It's less than a month away from the Portsmouth Great South Run; are you ready? I wanted to offer some of my top tips, that will help to secure a competitive run that you'll be happy to rave about.
Progression is key
Training can be a minefield with endurance events such as a 10 mile run, but it doesn't have to be. So let's start off steady: one full run to gain endurance and to prepare for distance, alongside a pace run (set the targets) and interval training. Ensure you keep interval training sets in and endurance range such as 1:1 or 1:0.5 work-to-rest ratios. Increase your working phase by 1-2 km/ph every other week. We are already at the one month stage so I would assume a steady level of endurance has already been built. Therefore your task is to complete two interval speed sessions, two long runs and one pace run (Track. That. Pace).
Consistency is a virtue
Although it seems simple, we all know keeping consistency is an every day battle. Consistency is especially important when training for an endurance event. Not only does this relate to physical exercise but timings, rest, sleep, stress, and nutrition. So no exotic meals at the last minute, no exercise workouts to get last minute gains, and no late night benders on the build up to the race. We need to get real! Your body will be stressed in every direction.
Listen to the body
Due to our mind keeping us busy, our body says a lot without us knowing some times. Every so often let's listen to what it has got to say and keep mindful. Morning pain? Can't make it through today's meeting? Making all the wrong decisions? What's the reason for these niggles? Do we need to adjust nutrition, get more rest days or eliminate stress? Be kind to your body and mind.
In any endurance event we need ENERGY, so that means carbohydrates. Carbohydrates are divided into two types; complex and simple. We need to use these at different times. The complex carbs (for example a pasta dish) need to be consumed between 1 and 1.5 hours prior to training or a race. The complex carb dish will slowly release energy throughout the training or race to keep you going. On the other hand, simple carbohydrates have a quick sugar release sending your blood sugar level high (all dependant on the food) giving you that boost just before the training or race. These are Ideally consumed 20-30 minutes prior to race (and yes these can be Jelly Babies!). Throughout your training ensure nutrients are varied, meaning greens and citrus fruits should be consumed daily. Don't let your immune system get beaten.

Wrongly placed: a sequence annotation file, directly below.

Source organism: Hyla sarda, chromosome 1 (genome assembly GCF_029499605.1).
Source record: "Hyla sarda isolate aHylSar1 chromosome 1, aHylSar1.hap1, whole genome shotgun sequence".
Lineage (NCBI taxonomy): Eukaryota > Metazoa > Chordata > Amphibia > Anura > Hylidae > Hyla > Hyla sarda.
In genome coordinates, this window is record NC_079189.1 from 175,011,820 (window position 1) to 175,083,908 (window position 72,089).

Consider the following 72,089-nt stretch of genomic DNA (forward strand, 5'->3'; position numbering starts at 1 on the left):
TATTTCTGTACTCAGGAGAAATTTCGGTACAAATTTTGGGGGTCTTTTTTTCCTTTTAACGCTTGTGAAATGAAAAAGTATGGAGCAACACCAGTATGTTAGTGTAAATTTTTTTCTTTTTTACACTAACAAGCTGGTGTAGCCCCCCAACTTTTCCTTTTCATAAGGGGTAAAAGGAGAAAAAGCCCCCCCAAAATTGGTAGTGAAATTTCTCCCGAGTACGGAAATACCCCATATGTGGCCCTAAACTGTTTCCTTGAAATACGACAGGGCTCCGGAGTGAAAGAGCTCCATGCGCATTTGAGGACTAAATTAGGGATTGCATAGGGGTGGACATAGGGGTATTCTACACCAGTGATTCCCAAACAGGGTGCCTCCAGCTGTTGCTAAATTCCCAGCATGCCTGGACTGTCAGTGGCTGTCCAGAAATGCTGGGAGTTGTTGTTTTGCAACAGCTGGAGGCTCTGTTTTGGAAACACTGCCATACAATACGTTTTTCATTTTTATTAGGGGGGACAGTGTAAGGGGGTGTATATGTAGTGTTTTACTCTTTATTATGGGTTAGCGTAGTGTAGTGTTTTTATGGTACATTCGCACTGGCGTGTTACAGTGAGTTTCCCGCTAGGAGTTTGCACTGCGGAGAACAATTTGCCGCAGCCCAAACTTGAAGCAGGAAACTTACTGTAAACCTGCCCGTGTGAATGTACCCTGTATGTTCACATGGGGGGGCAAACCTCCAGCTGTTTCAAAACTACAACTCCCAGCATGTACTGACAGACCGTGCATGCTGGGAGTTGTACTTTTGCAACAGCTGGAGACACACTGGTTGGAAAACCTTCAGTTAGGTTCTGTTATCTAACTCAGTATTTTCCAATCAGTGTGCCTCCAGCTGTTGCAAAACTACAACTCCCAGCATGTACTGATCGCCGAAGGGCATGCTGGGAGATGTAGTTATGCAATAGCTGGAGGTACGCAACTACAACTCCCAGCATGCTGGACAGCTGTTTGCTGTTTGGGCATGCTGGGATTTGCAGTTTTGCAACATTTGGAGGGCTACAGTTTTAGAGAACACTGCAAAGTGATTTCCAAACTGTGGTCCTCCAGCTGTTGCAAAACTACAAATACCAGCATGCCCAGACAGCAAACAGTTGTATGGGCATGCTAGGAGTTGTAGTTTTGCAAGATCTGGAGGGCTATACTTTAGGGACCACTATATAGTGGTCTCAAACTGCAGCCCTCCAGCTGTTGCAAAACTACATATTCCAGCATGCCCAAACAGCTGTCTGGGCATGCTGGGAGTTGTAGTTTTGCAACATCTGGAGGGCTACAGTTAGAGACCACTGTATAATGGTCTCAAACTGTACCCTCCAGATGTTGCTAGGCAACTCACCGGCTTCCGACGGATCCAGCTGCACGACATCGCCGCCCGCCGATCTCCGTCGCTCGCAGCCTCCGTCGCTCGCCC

Water is a God send. This is the glue to our organs, so we need to keep it topped up to ensure all are working at their best. There are many ways to measure your hydration, one that is very accessible is checking out your wee. The darker the colour the more dehydrated you are, we are aiming for clear urine. During the race it is very easy to over-consume and under-consume fluids. I would recommend 250ml every 45 minutes to 1 hour, but we all differ so take that as an estimate and monitor how you feel. It's important to note the weather on the day, research this and increase your fluids accordingly. Most races have some tempting new sport isotonic drink on offer, but do be aware if you're not used to consuming these it could ruin your race. Keep everything the same.
It may be stating the obvious, but we are all made very differently and that's including our gait analysis. Your gait analysis is the relationship between your hip, knee and ankle. You can have this analysed in many running stores on a treadmill. Here, the assistants will be able to offer you the best designed trainers to suit and support you through your running. This is a priority. If you are investing time in running, you need to invest money in trainers. Purchase these at the beginning of your training and use them on all runs to enable your joints and muscles to become familiar with them. If you feel uncomfortable something needs to change.
Timing and targets
There is an app for everything, so it's no surprise that there is one to track your run. At first set a bench mark for yourself by running a distance that is slightly outside your comfort zone. From there give a realistic timed goal mile by mile — this will help you set your pace and your end time. Make your targets progressive for your pace run only, don't time the distance runs. This is just aimed at getting the mileage in and preparing those knees.
Know your route
Do your research! Locate incline, decline, and flat (work your hardest on these) sections of the run. And don't forget the number one hazard: PEOPLE! Get yourself in the right zone area for your target time; the wrong zone will only slow you down and get you doing slaloms around slower people.
It's not called The Great South Run for no reason and it's one of my favourites! Take it step-by-step. People will be roaring (including me), so embrace it and feel proud. I wish I could be running alongside you all. Good luck everyone!